Fort Sumter National Monument (Charleston Harbour)

fort sumter signWe have been working our way up to Fort Sumter National Monument as it is the starting point of the American Civil War between the Union and Confederate. We were all quite excited to spend some time here. Fort Sumter is on a small island in the middle of the Charleston harbour and is only accessible by boat, which leaves from either the Fort Sumter visitor centre or from Patriots Point, which was where we caught the boat.

Fort Sumter has a long and varied past. It was built as part of the coastal defence program that was initiated in the mid-1800’s to protect the United States from potential conflicts with the British, French & Spanish. Charleston was a high priority location due to the deepwater port and economic trade so there were actually 4 defence sites built in the harbour; Fort Sumter, Fort Moultrie, Fort Johnson and Castle Pinckney.

On December 20, 1860 South Carolina voted to secede from the United States of America (click on the link for all the reasons why, they are fascinating). After that vote, the South Carolina Governor (confederates) decided to take all of the National fortifications, including the 4 sites in Charleston Harbour. At this time, the only fort that was actually “in service” Federally was Fort Moultrie, under the leadership of Major Anderson. Following the succession vote, he chose to move his men, under cover of darkness, out to Fort Sumter as he felt it was more defendable. At the time, the last stage of armament for Fort Sumter was not yet completed so, although there were very tall walls and a surrounding of water, there were no mounted cannons.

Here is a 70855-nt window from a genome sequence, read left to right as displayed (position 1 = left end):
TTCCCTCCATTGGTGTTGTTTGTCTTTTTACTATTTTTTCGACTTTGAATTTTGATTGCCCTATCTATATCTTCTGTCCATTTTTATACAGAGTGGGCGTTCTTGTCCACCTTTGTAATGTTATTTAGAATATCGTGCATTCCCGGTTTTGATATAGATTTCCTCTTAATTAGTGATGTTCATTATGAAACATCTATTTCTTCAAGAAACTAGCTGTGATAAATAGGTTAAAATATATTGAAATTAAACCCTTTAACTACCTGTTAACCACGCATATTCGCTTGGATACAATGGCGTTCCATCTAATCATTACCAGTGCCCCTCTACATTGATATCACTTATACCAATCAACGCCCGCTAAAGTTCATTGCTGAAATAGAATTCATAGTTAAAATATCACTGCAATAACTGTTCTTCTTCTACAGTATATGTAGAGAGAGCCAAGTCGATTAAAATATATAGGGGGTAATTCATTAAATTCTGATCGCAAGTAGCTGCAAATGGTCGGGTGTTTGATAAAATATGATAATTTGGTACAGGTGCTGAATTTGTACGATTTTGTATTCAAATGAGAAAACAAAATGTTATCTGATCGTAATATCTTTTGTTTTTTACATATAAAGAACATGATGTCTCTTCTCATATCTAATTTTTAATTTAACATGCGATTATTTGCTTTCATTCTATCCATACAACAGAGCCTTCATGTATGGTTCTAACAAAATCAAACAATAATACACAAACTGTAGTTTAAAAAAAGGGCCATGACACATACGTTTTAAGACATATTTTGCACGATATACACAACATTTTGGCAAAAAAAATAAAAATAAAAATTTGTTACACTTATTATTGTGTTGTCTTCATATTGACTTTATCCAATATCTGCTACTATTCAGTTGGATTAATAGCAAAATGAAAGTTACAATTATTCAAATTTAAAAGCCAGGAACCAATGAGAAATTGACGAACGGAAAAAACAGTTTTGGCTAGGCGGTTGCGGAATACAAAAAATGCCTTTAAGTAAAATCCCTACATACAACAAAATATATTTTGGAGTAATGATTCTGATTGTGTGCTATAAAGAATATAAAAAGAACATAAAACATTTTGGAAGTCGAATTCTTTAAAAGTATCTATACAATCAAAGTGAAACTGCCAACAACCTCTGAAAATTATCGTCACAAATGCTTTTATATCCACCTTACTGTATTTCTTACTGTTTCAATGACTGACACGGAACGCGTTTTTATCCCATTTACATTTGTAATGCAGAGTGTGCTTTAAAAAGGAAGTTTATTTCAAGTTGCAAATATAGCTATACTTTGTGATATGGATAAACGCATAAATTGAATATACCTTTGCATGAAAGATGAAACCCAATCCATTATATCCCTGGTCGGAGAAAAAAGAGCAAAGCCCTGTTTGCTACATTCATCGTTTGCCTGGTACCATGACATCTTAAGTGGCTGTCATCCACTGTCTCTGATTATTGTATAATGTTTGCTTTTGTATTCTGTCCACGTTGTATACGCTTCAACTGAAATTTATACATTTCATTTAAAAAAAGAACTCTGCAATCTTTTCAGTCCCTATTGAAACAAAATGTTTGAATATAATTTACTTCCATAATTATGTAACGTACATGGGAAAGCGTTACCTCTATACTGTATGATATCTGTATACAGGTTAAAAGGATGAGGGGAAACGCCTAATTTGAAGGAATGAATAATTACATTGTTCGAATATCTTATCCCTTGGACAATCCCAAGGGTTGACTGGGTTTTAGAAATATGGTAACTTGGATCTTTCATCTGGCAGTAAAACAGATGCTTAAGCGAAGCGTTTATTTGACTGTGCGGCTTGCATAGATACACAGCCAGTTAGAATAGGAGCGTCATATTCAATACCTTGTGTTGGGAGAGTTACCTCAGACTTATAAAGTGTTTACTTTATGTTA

For the next 2 months, the Confederates demanded that the Union leave Fort Sumter and the Union refused. During that time, the garrison was busy trying to complete the armament of the Fort. When the Confederates finally attacked, only half of the cannons had been mounted and the Major Anderson surrender after 34 hours of battle. The Confederate Army was able to hold Fort Sumter for 4 years before it was taken back by the Union as part of Sherman’s March to the Sea.

Although a bit rushed, as you are only able to stay on Fort Sumter for 1 hour, we completed another Junior Ranger badge and the 2nd of our 3 forts towards our Civil War Historian badge.

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